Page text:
The appreciation of nature is illustrated through imagery ‘and now the country bursts open on the sea-across a calico beach unfurling’. The use of personification in the phrase ‘and the water sways’ is symbolic for life and nature, giving that water has human qualities. In contrast, ‘silver basin’ is a representation of a material creation and blends in with natural world. The poem is dominated by light and pure images of ‘sunlight rotating’ which emphasizes the emotional concept of this journey. The use of first person ‘I see from where I’m bent one of those bright crockery days that belong to so much I remember’ shapes the diverse range of imagery and mood within the poem. The poet appears to be emotional about his past considering his thoughts are stimulated by different landscapes through physical journey.
Apart from that, the poem consists of a series of turns that reflect different parts of the speaker’s feelings and the experiences he had. The significance of these turns is made possible through the use of stanza breaks. For example, the first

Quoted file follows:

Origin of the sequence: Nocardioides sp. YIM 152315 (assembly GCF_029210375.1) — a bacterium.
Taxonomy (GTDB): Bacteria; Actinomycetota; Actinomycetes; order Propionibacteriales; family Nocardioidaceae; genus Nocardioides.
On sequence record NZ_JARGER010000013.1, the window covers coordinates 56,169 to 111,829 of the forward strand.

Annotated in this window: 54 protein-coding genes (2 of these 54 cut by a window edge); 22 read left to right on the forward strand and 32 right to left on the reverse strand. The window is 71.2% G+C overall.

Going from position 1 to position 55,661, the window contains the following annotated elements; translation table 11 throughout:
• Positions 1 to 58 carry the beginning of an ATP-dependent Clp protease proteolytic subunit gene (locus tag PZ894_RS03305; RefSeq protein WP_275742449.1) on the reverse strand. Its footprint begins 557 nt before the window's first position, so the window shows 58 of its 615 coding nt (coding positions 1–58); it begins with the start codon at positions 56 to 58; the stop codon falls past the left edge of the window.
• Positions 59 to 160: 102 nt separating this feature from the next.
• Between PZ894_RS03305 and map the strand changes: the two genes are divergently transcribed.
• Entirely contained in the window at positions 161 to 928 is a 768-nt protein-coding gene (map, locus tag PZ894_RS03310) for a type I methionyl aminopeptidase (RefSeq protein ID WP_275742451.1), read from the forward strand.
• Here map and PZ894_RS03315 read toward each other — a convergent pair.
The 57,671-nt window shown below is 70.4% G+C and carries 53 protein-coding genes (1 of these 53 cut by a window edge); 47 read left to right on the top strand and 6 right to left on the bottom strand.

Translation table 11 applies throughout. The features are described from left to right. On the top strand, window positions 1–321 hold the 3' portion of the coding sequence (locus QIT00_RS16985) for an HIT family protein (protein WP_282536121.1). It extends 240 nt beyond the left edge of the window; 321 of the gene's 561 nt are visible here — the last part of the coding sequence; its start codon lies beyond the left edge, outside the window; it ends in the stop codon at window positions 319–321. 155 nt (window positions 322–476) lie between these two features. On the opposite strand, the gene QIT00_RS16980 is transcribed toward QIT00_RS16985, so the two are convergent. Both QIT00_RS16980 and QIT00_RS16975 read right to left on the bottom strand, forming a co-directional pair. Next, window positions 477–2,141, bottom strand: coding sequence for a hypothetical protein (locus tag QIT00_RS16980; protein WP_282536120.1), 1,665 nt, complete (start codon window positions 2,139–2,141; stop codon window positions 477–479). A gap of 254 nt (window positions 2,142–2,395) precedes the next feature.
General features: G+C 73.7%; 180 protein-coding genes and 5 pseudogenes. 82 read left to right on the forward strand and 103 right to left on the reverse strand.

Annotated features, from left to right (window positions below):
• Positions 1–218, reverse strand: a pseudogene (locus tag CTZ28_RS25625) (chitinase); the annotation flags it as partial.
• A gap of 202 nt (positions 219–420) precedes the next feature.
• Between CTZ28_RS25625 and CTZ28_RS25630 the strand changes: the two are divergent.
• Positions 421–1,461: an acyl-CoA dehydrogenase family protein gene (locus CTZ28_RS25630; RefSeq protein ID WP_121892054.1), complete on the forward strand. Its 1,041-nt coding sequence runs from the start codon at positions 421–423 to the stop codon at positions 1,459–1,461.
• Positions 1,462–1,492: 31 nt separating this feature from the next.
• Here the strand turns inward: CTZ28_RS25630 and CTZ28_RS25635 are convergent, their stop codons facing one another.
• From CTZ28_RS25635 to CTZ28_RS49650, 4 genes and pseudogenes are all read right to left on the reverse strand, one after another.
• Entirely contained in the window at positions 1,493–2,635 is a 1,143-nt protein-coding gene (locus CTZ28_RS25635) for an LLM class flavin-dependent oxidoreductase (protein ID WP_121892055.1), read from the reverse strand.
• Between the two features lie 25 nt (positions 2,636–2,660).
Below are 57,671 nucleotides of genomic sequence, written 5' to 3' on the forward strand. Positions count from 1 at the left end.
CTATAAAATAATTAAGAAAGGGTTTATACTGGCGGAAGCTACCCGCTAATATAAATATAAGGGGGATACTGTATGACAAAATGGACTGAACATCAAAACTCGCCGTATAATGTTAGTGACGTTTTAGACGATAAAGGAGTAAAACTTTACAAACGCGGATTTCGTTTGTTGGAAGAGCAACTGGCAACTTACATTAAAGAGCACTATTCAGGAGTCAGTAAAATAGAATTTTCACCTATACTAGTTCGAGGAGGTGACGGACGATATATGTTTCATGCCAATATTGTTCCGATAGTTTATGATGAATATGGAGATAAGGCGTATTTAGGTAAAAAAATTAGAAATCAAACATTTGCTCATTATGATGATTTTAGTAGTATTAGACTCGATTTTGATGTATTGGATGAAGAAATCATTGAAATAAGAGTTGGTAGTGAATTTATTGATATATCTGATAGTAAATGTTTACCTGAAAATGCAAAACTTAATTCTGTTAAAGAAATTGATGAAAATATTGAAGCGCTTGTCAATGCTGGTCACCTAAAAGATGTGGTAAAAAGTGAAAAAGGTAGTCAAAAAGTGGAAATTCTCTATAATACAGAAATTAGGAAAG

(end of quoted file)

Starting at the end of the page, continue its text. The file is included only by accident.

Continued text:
Each part was broken up after a noticeable shift and atmospheric changes in the poem. The first part of the poem is during “Sad is the man...with one”(Ln 1-2), and repeats again at “In a room...on his father”(Ln 6-9). These lines create a shift into a narrative stage. It puts a pause on the poem to introduce or explain the scene in the poem. The narrative is important because it shows the point of view of the poem. The second shift is created with “Already the man...should never disappoint”(Ln 10-18). This shift is when the father is thinking about his fears and desires, to be more blunt, the father’s fantasies. It creates an unrealistic tone to the poem an shows the father’s dismay when he cannot remember a story for his son. The last shift begins with “His five-year-old...scratches his ear”(Ln 3-5), and ends with “But the boy...up to silence”(Ln 19-23). This shift bring the poem into reality. In fact the poem states that the “emotional rather than logical equation”(Ln 20) is where most people get confused and frustrated at the world. The poem also states the conflict of fantasy and reality. This conflict is what creates the the multiple shifts and the complicated relationship between the father and the
The use of symbolism and imagery is beautifully orchestrated in a magnificent dance of emotion that is resonated throughout the poem. The two main ideas that are keen to resurface are that of personal growth and freedom. Furthermore, at first glimpse this can be seen as a simple poem about a women’s struggle with her counterpart. However, this meaning can be interpreted more profoundly than just the causality of a bad relationship.